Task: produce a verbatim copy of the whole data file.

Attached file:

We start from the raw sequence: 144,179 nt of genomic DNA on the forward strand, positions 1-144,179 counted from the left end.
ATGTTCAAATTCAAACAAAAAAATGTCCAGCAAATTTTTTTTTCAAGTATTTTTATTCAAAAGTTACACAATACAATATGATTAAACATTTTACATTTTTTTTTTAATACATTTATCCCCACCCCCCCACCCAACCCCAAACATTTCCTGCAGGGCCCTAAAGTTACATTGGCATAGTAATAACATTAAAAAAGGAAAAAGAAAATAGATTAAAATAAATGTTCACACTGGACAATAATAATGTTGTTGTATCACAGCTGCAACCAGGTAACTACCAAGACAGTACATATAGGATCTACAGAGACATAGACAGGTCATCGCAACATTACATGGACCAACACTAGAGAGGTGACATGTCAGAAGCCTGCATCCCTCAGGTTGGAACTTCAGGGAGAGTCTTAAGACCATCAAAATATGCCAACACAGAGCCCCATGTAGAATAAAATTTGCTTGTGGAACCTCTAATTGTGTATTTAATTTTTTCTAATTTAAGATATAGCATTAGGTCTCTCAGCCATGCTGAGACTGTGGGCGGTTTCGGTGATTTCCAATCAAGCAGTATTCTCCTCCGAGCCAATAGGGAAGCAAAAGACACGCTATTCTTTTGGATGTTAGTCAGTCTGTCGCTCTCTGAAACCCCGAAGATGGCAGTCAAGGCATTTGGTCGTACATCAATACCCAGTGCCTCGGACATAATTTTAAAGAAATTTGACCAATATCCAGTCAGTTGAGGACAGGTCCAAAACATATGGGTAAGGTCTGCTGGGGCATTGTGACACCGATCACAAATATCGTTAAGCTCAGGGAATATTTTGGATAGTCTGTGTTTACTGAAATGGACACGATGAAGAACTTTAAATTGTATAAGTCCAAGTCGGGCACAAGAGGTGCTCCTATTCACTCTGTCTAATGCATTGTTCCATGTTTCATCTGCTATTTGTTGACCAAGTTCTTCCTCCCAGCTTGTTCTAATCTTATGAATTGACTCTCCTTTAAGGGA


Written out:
We start from the raw sequence: 144,179 nt of genomic DNA on the forward strand, positions 1-144,179 counted from the left end.
ATGTTCAAATTCAAACAAAAAAATGTCCAGCAAATTTTTTTTTCAAGTATTTTTATTCAAAAGTTACACAATACAATATGATTAAACATTTTACATTTTTTTTTTAATACATTTATCCCCACCCCCCCACCCAACCCCAAACATTTCCTGCAGGGCCCTAAAGTTACATTGGCATAGTAATAACATTAAAAAAGGAAAAAGAAAATAGATTAAAATAAATGTTCACACTGGACAATAATAATGTTGTTGTATCACAGCTGCAACCAGGTAACTACCAAGACAGTACATATAGGATCTACAGAGACATAGACAGGTCATCGCAACATTACATGGACCAACACTAGAGAGGTGACATGTCAGAAGCCTGCATCCCTCAGGTTGGAACTTCAGGGAGAGTCTTAAGACCATCAAAATATGCCAACACAGAGCCCCATGTAGAATAAAATTTGCTTGTGGAACCTCTAATTGTGTATTTAATTTTTTCTAATTTAAGATATAGCATTAGGTCTCTCAGCCATGCTGAGACTGTGGGCGGTTTCGGTGATTTCCAATCAAGCAGTATTCTCCTCCGAGCCAATAGGGAAGCAAAAGACACGCTATTCTTTTGGATGTTAGTCAGTCTGTCGCTCTCTGAAACCCCGAAGATGGCAGTCAAGGCATTTGGTCGTACATCAATACCCAGTGCCTCGGACATAATTTTAAAGAAATTTGACCAATATCCAGTCAGTTGAGGACAGGTCCAAAACATATGGGTAAGGTCTGCTGGGGCATTGTGACACCGATCACAAATATCGTTAAGCTCAGGGAATATTTTGGATAGTCTGTGTTTACTGAAATGGACACGATGAAGAACTTTAAATTGTATAAGTCCAAGTCGGGCACAAGAGGTGCTCCTATTCACTCTGTCTAATGCATTGTTCCATGTTTCATCTGCTATTTGTTGACCAAGTTCTTCCTCCCAGCTTGTTCTAATCTTATGAATTGACTCTCCTTTAAGGGA